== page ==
US DoJ charges Russian national with ransomware attacks against critical infrastructure in the US and elsewhere
The United States has charged a Russian national with carrying out ransomware attacks against critical infrastructure.
The US Department of Justice (DoJ) announced on Tuesday that Mikhail Pavlovich Matveev (aka Wazawaka, aka m1x, aka Boriselcin, aka Uhodiransomwar) had alleged attacked law enforcement agencies in Washington DC, and New Jersey, as well as other victims worldwide.
The two unsealed indictments charge Matveev with using three different ransomware variants to attack numerous victims throughout the United States, and in a sign of how much the US wants to catch him, the US Department of State has announced an award of up to $10 million for information that leads to his arrest and/or conviction.
So why does the US want Matveev so badly?
Well according to the DoJ from at least as early as 2020, Matveev allegedly participated in conspiracies to deploy three ransomware variants.
These variants are known as LockBit, Babuk, and Hive, and Matveev transmitted ransom demands in connection with each. The perpetrators behind each of these variants, including Matveev, have allegedly used these types of ransomware to attack thousands of victims in the United States and around the world.
These victims include law enforcement and other government agencies, hospitals, and schools.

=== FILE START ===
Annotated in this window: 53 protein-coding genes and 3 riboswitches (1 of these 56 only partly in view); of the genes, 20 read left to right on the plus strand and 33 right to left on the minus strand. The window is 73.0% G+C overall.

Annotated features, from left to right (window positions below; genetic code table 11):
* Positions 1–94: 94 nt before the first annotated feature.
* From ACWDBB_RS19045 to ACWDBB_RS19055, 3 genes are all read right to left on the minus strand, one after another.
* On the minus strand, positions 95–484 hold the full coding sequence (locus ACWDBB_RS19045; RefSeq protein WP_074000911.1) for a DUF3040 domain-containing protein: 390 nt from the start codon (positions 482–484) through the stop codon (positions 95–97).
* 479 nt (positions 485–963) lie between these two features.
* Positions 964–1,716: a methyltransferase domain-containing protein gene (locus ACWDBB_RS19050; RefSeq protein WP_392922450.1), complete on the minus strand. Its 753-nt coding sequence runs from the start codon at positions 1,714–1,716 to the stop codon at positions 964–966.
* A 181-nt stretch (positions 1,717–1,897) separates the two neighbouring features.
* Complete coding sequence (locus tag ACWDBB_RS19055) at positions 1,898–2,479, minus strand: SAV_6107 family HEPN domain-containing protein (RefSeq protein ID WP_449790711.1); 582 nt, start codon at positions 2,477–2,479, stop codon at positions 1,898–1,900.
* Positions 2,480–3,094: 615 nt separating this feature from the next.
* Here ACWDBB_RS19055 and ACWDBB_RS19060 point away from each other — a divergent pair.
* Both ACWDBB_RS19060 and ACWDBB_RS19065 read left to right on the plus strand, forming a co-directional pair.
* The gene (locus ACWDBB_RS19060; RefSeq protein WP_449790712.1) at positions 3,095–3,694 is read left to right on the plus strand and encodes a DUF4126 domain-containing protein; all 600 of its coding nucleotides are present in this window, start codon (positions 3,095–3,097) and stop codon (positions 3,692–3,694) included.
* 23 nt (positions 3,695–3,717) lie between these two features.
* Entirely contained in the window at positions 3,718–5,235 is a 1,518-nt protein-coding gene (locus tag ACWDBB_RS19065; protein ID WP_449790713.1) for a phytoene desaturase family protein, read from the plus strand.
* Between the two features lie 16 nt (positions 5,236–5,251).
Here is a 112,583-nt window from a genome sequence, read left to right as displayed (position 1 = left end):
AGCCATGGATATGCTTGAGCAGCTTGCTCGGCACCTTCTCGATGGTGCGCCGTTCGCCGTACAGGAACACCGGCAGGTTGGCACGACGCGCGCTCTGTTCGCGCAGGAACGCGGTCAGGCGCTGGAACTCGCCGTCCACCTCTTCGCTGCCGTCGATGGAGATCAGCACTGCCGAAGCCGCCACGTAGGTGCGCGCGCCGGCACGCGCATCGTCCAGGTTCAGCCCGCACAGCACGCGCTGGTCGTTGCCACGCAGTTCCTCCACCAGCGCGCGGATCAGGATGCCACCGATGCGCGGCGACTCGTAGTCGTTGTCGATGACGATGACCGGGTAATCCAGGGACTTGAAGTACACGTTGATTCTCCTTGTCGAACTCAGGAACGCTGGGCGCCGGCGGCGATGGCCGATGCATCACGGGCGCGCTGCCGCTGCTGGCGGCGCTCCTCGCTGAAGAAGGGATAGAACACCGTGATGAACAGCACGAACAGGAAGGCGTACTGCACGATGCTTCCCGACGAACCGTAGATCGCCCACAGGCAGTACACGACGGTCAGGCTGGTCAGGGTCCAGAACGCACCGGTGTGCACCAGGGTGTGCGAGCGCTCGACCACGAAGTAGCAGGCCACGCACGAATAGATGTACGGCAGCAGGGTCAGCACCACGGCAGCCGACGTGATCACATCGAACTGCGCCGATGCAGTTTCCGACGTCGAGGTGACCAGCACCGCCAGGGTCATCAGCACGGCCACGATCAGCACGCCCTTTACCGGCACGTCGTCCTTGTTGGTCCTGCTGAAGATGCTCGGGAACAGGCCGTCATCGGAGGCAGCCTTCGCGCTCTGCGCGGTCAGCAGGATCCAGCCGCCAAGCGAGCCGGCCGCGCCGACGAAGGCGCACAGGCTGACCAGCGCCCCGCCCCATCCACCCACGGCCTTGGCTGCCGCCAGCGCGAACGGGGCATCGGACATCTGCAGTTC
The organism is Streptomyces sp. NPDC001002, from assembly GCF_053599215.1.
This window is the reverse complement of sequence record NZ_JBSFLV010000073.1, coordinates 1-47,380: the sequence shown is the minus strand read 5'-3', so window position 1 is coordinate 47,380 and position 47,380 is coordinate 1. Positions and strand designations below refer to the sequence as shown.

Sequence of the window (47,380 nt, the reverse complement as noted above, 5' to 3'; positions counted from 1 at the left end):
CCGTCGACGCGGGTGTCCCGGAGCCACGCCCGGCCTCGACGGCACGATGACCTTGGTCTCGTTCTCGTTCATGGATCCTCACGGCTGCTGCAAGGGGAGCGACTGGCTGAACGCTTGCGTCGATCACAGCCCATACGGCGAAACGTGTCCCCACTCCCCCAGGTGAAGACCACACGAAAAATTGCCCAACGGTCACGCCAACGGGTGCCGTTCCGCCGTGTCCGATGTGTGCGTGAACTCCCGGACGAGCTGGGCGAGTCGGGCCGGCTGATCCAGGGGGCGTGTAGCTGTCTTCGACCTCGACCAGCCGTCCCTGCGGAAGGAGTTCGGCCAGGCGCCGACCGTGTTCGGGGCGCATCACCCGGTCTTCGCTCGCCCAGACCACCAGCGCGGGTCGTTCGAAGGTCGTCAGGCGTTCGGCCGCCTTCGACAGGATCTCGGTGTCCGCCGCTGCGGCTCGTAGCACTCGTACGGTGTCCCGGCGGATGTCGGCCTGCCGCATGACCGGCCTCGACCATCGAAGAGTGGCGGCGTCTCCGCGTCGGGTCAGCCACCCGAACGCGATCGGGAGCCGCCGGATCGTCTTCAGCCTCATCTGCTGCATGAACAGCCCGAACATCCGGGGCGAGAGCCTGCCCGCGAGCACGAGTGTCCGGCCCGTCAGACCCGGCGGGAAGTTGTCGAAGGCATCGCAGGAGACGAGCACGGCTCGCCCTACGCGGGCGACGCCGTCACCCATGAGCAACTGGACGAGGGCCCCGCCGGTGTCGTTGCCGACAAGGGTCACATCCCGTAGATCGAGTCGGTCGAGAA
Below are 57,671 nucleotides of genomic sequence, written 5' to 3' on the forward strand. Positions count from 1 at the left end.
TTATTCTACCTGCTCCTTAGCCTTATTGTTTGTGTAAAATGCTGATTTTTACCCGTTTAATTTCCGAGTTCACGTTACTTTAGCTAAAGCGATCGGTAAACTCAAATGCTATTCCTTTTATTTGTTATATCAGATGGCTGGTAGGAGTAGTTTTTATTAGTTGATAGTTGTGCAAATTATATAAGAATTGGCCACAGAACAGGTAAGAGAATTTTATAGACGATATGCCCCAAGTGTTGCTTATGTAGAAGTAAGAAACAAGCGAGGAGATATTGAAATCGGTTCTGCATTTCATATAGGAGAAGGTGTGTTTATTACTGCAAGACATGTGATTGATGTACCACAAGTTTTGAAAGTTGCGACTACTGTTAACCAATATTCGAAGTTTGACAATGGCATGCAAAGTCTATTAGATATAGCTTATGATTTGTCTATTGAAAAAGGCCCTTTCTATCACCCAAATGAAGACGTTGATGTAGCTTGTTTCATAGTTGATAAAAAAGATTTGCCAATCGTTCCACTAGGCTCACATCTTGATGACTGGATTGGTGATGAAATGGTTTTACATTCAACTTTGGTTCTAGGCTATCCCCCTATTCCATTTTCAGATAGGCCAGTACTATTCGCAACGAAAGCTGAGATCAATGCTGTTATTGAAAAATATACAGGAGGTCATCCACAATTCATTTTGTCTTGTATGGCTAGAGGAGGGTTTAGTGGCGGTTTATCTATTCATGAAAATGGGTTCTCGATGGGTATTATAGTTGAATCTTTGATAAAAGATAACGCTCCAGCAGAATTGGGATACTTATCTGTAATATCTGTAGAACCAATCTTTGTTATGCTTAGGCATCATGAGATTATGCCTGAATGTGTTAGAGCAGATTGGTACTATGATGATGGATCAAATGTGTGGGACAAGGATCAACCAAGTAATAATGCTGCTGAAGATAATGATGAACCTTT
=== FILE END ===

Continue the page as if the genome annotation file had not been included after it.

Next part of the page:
The US said that total ransom demands allegedly made by the members of these three global ransomware campaigns to their victims amount to as much as $400 million, while total victim ransom payments amount to as much as $200 million.
“From his home base in Russia, Matveev allegedly used multiple ransomware variants to attack critical infrastructure around the world, including hospitals, government agencies, and victims in other sectors,” said Assistant Attorney General Kenneth A. Polite, Jr. of the Justice Department’s Criminal Division.
“These international crimes demand a co-ordinated response,” said Polite Jr. “We will not relent in imposing consequences on the most egregious actors in the cybercrime ecosystem.”
Among the attacks that Matveev allegedly carried out was an attack alongside his LockBit co-conspirators against a law enforcement agency in Passaic County, New Jersey.
On 26 April 2021, Matveev and his Babuk coconspirators allegedly deployed Babuk against the Metropolitan Police Department in Washington, DC.
Matveev is charged with conspiring to transmit ransom demands, conspiring to damage protected computers, and intentionally damaging protected computers.
If convicted, he faces over 20 years in prison.
Don’t give a ****
CNN quoted Azim Khodjibaev, senior threat analyst at Cisco Talos, who has tracked Matveev for years, saying that Matveev lives in the Russian enclave of Kaliningrad and regularly visits the Russian city of St. Petersburg.
Asked for comment by CNN on Twitter, Matveev replied with a video with a Russian man repeating the phrase, “I don’t give a f*** at all.”
With no extradition agreement between the US and Russia, and relations between Moscow and the rest of the world at an all time low due to Russia’s illegal invasion of Ukraine, there is little change that Matveev will end up in a US courtroom.
However, the temptation of a $10m reward for information leading to his arrest or conviction, may persuade some of his acquaintances to assist US authorities.